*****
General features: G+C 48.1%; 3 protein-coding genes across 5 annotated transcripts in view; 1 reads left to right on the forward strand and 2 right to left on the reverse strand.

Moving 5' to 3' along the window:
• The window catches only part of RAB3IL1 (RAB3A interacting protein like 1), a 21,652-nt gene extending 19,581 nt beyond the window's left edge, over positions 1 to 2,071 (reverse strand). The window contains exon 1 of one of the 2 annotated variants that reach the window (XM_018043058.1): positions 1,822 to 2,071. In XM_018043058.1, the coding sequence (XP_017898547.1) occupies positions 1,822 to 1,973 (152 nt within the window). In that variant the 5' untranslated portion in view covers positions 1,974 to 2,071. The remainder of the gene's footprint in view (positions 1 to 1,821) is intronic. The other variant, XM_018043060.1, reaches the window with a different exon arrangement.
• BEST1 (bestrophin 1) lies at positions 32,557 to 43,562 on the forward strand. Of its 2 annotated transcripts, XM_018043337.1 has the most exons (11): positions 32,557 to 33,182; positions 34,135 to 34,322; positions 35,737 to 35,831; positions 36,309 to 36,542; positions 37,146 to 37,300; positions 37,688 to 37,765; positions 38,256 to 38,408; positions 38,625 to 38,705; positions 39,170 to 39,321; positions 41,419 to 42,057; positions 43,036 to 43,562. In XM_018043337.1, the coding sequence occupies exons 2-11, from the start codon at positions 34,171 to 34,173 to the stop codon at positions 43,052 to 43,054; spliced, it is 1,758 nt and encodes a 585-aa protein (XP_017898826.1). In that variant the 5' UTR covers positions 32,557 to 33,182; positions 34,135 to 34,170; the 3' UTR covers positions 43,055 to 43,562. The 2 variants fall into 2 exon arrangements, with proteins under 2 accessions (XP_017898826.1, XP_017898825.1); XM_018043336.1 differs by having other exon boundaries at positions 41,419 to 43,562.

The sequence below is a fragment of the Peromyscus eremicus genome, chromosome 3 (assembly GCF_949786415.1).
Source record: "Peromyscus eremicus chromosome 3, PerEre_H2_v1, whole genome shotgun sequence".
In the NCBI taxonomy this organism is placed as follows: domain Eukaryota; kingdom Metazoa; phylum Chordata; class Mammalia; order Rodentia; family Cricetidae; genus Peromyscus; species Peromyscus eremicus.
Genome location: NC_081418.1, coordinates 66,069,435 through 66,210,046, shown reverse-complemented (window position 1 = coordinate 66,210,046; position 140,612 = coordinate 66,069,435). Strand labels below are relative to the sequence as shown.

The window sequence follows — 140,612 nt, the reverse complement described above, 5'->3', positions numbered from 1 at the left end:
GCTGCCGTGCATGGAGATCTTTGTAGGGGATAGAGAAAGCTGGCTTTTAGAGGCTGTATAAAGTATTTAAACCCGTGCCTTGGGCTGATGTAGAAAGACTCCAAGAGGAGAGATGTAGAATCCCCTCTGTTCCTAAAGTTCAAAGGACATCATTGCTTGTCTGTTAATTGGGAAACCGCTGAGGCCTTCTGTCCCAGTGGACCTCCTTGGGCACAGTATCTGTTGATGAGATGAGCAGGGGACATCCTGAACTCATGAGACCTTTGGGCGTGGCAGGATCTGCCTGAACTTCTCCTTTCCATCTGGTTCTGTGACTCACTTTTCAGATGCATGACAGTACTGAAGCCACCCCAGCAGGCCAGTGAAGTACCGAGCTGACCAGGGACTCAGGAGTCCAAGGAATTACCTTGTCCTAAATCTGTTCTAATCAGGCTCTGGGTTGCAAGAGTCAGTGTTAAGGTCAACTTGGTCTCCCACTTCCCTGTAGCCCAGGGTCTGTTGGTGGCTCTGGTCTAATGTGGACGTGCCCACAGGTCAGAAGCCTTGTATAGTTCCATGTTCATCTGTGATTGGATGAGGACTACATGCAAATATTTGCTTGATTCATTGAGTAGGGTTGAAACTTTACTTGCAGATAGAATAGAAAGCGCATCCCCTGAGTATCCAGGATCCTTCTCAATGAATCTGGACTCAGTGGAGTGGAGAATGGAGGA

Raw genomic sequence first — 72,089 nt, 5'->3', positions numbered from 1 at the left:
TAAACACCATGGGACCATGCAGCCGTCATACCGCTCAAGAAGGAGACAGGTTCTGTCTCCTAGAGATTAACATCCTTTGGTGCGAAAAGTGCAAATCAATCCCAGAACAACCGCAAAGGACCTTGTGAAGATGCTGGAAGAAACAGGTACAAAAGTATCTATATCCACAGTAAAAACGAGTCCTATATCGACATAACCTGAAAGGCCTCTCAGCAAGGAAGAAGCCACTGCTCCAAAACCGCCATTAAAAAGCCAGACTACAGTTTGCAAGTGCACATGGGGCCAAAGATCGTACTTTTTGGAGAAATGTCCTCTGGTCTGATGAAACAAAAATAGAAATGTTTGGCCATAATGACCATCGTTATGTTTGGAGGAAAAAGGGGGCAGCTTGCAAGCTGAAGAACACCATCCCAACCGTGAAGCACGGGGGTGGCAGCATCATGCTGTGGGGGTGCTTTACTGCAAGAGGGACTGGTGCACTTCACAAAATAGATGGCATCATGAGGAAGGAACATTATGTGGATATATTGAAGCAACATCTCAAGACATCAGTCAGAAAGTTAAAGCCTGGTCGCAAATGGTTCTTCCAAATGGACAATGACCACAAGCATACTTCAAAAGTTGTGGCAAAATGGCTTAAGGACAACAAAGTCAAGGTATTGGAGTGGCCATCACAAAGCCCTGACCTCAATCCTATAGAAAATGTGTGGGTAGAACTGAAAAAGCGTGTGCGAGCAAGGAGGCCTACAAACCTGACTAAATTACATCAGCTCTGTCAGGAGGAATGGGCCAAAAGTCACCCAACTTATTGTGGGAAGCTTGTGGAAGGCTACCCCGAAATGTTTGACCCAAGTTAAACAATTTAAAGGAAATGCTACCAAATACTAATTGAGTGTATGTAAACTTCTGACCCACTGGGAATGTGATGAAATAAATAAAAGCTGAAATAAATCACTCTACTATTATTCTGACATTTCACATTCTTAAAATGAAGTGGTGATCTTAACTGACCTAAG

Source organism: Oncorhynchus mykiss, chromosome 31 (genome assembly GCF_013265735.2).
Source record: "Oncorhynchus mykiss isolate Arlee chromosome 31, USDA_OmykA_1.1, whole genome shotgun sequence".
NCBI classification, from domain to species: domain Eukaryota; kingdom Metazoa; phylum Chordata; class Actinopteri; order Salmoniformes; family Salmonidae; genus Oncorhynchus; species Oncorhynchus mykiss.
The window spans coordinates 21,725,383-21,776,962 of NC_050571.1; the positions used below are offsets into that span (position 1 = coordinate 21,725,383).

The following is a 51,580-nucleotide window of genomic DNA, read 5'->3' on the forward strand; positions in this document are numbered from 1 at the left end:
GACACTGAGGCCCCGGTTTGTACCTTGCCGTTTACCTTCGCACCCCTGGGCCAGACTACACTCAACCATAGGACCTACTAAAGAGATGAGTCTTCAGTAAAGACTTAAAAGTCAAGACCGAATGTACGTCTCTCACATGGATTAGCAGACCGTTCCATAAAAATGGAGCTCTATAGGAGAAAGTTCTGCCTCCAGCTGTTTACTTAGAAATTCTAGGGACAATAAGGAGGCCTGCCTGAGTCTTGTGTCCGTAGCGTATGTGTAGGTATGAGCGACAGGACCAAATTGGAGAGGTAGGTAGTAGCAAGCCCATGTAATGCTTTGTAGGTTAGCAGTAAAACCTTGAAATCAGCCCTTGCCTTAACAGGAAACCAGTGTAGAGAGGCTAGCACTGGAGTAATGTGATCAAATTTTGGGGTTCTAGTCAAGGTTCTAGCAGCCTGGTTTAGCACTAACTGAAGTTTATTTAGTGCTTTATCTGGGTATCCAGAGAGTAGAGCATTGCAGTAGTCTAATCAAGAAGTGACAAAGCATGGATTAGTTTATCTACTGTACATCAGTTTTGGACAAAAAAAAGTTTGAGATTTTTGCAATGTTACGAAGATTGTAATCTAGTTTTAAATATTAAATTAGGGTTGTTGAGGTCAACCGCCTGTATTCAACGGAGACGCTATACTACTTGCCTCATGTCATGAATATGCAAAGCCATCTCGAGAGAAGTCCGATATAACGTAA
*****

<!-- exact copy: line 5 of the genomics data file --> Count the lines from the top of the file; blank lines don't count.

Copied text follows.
The sequence below is a fragment of the Peromyscus eremicus genome, chromosome 3 (assembly GCF_949786415.1).